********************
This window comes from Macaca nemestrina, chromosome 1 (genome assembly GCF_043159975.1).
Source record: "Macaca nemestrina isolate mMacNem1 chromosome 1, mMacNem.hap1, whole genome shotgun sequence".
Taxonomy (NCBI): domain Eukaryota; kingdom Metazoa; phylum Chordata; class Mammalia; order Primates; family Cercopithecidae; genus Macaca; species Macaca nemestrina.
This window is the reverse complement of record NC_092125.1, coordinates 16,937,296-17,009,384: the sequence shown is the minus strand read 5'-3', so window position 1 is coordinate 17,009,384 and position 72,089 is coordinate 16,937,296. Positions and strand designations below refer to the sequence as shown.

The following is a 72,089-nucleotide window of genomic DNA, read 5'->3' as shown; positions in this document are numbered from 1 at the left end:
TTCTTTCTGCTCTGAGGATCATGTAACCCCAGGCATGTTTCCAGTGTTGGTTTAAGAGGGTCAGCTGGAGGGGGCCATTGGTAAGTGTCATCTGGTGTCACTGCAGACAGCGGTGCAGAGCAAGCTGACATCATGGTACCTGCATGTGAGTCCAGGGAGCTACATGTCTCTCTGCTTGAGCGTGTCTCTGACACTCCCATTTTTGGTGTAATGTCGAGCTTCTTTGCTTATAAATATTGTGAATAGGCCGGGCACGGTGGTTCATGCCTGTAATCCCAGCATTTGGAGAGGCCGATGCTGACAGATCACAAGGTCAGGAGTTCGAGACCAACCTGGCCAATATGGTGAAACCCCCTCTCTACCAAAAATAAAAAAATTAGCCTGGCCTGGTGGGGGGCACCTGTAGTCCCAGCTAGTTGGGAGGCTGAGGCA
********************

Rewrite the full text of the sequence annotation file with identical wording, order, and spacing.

This window comes from Macaca nemestrina, chromosome 1 (genome assembly GCF_043159975.1).
Source record: "Macaca nemestrina isolate mMacNem1 chromosome 1, mMacNem.hap1, whole genome shotgun sequence".
Taxonomy (NCBI): domain Eukaryota; kingdom Metazoa; phylum Chordata; class Mammalia; order Primates; family Cercopithecidae; genus Macaca; species Macaca nemestrina.
This window is the reverse complement of record NC_092125.1, coordinates 16,937,296-17,009,384: the sequence shown is the minus strand read 5'-3', so window position 1 is coordinate 17,009,384 and position 72,089 is coordinate 16,937,296. Positions and strand designations below refer to the sequence as shown.

The following is a 72,089-nucleotide window of genomic DNA, read 5'->3' as shown; positions in this document are numbered from 1 at the left end:
TTCTTTCTGCTCTGAGGATCATGTAACCCCAGGCATGTTTCCAGTGTTGGTTTAAGAGGGTCAGCTGGAGGGGGCCATTGGTAAGTGTCATCTGGTGTCACTGCAGACAGCGGTGCAGAGCAAGCTGACATCATGGTACCTGCATGTGAGTCCAGGGAGCTACATGTCTCTCTGCTTGAGCGTGTCTCTGACACTCCCATTTTTGGTGTAATGTCGAGCTTCTTTGCTTATAAATATTGTGAATAGGCCGGGCACGGTGGTTCATGCCTGTAATCCCAGCATTTGGAGAGGCCGATGCTGACAGATCACAAGGTCAGGAGTTCGAGACCAACCTGGCCAATATGGTGAAACCCCCTCTCTACCAAAAATAAAAAAATTAGCCTGGCCTGGTGGGGGGCACCTGTAGTCCCAGCTAGTTGGGAGGCTGAGGCA